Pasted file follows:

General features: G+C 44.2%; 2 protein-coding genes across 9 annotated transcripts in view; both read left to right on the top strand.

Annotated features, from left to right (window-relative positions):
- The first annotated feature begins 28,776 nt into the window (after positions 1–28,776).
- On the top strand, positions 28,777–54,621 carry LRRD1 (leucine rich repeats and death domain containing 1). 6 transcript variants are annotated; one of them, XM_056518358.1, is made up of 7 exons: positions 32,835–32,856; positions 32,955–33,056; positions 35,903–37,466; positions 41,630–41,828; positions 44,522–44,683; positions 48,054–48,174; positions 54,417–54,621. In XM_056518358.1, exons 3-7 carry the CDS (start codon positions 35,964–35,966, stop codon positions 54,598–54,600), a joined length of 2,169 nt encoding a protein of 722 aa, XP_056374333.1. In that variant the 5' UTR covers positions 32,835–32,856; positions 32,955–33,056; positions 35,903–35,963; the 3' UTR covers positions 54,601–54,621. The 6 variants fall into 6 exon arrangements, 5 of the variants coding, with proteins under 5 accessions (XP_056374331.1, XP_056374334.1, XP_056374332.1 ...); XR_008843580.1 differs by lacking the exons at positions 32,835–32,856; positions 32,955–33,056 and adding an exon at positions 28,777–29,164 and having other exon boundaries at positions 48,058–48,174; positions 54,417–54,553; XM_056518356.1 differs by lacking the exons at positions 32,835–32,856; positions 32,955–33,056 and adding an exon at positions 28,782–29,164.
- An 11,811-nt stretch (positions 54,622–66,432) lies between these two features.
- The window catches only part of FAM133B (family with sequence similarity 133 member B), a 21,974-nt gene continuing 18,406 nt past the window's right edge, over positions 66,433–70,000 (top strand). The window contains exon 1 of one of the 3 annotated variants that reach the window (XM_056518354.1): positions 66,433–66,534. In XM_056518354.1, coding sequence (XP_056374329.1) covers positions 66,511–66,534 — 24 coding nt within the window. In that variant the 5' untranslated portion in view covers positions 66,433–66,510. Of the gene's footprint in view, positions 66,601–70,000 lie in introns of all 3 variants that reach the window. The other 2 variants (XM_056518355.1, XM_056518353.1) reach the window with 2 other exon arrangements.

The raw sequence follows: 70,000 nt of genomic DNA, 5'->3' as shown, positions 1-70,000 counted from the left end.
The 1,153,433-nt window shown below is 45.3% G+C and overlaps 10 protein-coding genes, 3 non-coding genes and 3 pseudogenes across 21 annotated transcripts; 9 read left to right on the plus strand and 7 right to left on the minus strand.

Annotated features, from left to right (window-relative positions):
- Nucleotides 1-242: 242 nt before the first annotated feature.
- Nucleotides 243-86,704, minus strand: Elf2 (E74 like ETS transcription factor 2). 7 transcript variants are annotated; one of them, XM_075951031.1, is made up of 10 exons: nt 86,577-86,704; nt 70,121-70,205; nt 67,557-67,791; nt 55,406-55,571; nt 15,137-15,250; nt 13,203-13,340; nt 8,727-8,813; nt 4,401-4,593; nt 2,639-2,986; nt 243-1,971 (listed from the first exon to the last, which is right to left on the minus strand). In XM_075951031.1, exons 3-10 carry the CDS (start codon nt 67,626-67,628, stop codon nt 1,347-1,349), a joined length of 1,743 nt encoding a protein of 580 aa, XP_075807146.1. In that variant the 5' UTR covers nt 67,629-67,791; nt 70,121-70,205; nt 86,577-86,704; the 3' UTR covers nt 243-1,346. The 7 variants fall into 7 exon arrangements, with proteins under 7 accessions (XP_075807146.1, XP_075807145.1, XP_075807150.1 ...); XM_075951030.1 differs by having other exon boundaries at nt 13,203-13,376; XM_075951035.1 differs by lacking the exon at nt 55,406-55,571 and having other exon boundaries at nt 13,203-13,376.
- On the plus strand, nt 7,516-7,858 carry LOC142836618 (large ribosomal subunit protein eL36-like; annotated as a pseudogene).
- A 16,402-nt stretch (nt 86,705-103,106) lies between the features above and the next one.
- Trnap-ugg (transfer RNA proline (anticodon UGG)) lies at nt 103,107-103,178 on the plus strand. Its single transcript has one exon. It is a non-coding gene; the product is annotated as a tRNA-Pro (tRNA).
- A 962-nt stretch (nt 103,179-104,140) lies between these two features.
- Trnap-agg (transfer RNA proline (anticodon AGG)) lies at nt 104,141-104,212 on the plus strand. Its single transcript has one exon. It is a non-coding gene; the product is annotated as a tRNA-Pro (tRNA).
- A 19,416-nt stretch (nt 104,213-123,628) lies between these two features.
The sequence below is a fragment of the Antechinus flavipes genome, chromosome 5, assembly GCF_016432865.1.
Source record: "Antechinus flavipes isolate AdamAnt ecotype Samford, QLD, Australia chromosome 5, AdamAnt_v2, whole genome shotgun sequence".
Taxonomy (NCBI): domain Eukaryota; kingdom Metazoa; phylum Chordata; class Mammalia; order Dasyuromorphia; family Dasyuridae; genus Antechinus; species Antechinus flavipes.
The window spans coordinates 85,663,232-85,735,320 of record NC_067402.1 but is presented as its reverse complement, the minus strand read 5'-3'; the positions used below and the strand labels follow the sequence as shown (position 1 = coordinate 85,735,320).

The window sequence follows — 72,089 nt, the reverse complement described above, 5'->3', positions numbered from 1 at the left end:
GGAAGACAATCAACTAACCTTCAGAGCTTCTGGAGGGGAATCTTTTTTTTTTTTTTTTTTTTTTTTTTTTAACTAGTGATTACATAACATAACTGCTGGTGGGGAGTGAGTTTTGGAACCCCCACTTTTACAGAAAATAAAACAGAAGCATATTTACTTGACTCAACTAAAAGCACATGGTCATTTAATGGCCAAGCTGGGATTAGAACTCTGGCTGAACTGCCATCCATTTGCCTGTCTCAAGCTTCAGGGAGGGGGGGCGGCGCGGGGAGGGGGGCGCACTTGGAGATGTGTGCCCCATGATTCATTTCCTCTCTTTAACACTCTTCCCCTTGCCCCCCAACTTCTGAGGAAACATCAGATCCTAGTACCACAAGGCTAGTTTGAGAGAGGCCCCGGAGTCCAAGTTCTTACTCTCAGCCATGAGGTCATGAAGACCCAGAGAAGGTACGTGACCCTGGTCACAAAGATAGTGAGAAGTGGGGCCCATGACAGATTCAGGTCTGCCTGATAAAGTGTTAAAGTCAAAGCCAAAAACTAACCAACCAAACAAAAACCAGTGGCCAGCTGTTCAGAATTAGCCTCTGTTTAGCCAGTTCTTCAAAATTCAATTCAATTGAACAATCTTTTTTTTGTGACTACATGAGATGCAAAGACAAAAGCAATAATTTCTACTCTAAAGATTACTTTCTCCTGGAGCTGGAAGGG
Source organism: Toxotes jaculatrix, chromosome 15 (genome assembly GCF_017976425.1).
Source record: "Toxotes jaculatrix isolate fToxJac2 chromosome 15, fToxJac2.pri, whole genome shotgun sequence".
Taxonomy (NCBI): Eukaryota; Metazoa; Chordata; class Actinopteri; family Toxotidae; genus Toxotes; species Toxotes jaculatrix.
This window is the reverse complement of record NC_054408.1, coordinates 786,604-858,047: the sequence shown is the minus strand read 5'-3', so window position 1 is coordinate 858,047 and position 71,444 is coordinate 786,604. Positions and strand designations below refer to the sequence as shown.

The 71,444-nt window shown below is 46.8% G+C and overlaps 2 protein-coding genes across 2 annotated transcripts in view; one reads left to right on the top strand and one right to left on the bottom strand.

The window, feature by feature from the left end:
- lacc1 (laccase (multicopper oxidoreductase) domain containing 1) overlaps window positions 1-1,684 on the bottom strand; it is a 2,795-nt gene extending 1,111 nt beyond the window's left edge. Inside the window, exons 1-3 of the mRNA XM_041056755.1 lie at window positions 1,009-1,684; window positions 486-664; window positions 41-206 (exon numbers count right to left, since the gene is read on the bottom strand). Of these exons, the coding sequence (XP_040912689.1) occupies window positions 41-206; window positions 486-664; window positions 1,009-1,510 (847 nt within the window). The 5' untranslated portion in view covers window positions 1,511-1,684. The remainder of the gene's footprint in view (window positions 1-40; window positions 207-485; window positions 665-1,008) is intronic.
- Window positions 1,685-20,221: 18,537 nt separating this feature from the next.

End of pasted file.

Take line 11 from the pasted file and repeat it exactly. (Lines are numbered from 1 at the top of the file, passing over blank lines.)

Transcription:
- Nucleotides 243-86,704, minus strand: Elf2 (E74 like ETS transcription factor 2). 7 transcript variants are annotated; one of them, XM_075951031.1, is made up of 10 exons: nt 86,577-86,704; nt 70,121-70,205; nt 67,557-67,791; nt 55,406-55,571; nt 15,137-15,250; nt 13,203-13,340; nt 8,727-8,813; nt 4,401-4,593; nt 2,639-2,986; nt 243-1,971 (listed from the first exon to the last, which is right to left on the minus strand). In XM_075951031.1, exons 3-10 carry the CDS (start codon nt 67,626-67,628, stop codon nt 1,347-1,349), a joined length of 1,743 nt encoding a protein of 580 aa, XP_075807146.1. In that variant the 5' UTR covers nt 67,629-67,791; nt 70,121-70,205; nt 86,577-86,704; the 3' UTR covers nt 243-1,346. The 7 variants fall into 7 exon arrangements, with proteins under 7 accessions (XP_075807146.1, XP_075807145.1, XP_075807150.1 ...); XM_075951030.1 differs by having other exon boundaries at nt 13,203-13,376; XM_075951035.1 differs by lacking the exon at nt 55,406-55,571 and having other exon boundaries at nt 13,203-13,376.